Bose has to be different. You can’t call the Cinemate 1SR a soundbar, it’s a sound array. Likewise, the sub is not a sub, it’s an Acoustimass module. Bose is also coy about giving out technical specifications, so I know not what the power output is of either component. What I do know is that the ‘array’ has five drivers and connects by cable, or wirelessly, to the Acoustimass module.

Physically, both units are fairly compact. The sub is no oil painting and is best stashed away out of sight, an easily achievable feat given the cord-free connection. 

Connectivity, given the £1,300 price tag, is disappointing. No HDMI ports means zero compatibility with Blu-ray’s hi-res Dolby TrueHD and DTS-HD Master Audio formats and no HDMI switching. Coaxial, optical and stereo phono inputs are the order of the lo-res day.

The bar/array can be wall-mounted beneath a flatscreen (you’ll need to get the optional mount), but since it’s devoid of buttons, LCD screens, iPod docks and the like, it also can be laid flat in front of a stand-mounted TV, where its height of just 64mm will help it blend in. The effect of positional choice on its sound performance is taken account of during the installation process by Bose’s Flexmount tech.

Getting going is straightforward. First, power up by pressing the on button on the handset (a programmable universal remote that’s a bit bulky and dated-looking by contemporary standards), and the main unit should pair with its sub within a split second or two. Second, calibrate the speakers by donning the ADAPTiQ headphones-style microphone and connect it to a socket on the side of the array.  

A set-up wizard instructs you to move around the room into five separate listening positions, while it emits a tone from each speaker driver and the subwoofer, in a process that takes no more than five minutes. Ideally, you’ll have a rectangular room with the screen and soundbar dead centre of one wall.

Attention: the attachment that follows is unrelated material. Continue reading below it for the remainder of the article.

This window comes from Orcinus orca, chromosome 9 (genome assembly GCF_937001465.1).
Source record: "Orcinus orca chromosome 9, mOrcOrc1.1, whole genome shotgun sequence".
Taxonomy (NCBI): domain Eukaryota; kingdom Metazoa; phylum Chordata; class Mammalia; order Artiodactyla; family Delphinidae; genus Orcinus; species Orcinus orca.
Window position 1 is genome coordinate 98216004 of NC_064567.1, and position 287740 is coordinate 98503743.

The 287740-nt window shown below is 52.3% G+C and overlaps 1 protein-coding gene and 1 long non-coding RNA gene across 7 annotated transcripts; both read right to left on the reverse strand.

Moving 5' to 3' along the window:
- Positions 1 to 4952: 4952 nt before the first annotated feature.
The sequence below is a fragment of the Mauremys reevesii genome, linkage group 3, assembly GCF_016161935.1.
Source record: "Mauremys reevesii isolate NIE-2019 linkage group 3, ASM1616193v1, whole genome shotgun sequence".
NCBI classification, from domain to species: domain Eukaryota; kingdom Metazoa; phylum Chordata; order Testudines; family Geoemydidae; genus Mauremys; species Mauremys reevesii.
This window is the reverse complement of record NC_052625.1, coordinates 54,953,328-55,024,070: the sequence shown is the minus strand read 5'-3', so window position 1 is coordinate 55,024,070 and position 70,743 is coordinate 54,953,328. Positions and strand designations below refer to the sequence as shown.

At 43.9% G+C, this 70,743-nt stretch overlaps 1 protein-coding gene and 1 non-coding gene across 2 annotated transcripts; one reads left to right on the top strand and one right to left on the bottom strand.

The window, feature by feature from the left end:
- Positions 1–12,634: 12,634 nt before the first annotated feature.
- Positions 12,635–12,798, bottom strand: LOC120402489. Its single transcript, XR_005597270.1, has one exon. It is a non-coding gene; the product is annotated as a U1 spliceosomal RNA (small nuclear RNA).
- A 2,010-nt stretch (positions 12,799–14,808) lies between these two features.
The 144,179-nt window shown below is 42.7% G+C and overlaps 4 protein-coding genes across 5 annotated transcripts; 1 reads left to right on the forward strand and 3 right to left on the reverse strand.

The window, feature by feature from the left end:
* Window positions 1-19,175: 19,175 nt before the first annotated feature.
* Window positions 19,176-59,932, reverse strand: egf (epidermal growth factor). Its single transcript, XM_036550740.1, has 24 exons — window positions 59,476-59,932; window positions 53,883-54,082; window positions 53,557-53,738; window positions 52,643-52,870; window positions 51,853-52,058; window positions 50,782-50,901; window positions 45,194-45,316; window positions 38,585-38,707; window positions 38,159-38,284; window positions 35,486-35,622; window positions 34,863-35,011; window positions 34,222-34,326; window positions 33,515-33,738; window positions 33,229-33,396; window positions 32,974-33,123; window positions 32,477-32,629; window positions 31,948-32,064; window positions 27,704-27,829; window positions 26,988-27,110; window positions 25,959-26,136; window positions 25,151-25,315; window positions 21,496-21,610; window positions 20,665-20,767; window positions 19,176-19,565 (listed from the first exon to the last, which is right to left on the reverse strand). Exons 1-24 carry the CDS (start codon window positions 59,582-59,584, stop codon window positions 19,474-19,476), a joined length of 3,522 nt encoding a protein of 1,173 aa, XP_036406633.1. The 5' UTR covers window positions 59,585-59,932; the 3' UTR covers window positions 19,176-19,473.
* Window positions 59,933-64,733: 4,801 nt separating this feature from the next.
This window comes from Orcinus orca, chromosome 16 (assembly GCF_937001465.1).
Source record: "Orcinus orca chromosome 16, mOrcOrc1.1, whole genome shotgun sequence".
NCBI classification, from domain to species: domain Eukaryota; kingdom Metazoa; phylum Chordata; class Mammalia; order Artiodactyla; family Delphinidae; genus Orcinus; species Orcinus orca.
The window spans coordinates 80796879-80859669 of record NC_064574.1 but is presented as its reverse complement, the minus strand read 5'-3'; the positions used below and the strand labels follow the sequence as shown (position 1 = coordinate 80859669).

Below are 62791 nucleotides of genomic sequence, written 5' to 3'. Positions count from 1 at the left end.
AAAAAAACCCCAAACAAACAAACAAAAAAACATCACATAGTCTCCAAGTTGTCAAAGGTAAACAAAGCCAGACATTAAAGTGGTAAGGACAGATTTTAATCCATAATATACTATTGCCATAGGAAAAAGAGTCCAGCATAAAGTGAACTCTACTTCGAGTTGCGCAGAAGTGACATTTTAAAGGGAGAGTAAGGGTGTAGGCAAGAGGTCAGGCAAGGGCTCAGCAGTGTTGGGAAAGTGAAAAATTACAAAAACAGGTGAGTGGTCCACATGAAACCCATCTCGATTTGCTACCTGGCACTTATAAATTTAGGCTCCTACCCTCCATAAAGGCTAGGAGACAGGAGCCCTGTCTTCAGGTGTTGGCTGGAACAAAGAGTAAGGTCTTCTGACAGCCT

Clarity and impact

The Cinemate 1SR may lack hi-res decoding but its movie performance is exceptional, especially with big, dynamic soundtracks. Disparate effects from the hijacking sequence in The Dark Knight are delivered with clarity and impact. Bullets ricochet around the room with real zing, and the soundfield generated from the ‘bar is spacious – when a chopper pans from left to right it seems to be above your head, rather than stuck in the TV. Muttered dialogue has clarity and orchestrated music really fills the room. LFE from the woofer feels a tad underpowered but can be manually increased.

The lack of equalisation or basic tone control on the main unit, however, can be frustrating as some sources seem unbalanced. For example, I found vocals on The Killers’ Losing Touch CD a bit lost and in need of a boost.

Summing up, the Cinemate 1SR doesn’t raise the bar for soundbars in terms of features, but approaches its audio-enhancement task with single-minded determination.


HCC VERDICT

Bose Cinemate 1SR
Price:
£1,300 Approx

Highs: Delivers a wide, deep soundstage; wireless sub connection; ADAPTiQ to aid setup
Lows: No hi-res audio processing or iPod hookup

Performance: 4/5
Design: 4/5
Features: 3/5
Overall: 4/5


Specifications

Drive units: Five (size not given)
Amplification: Not given
Connections: 2 x digital optical audio inputs; 2 x digital coaxial audio inputs; 1 x stereo phono input
Dolby TrueHD/DTS-HD Master Audio decoding: no
Dimensions (soundbar): 6.1(h) x 93.5(w) x 12.4(d)mm
Weight (soundbar): 3.5kg 
Also features: Universal remote control; ADAPTiQ audio calibration system; Flexmount automatic placement compensation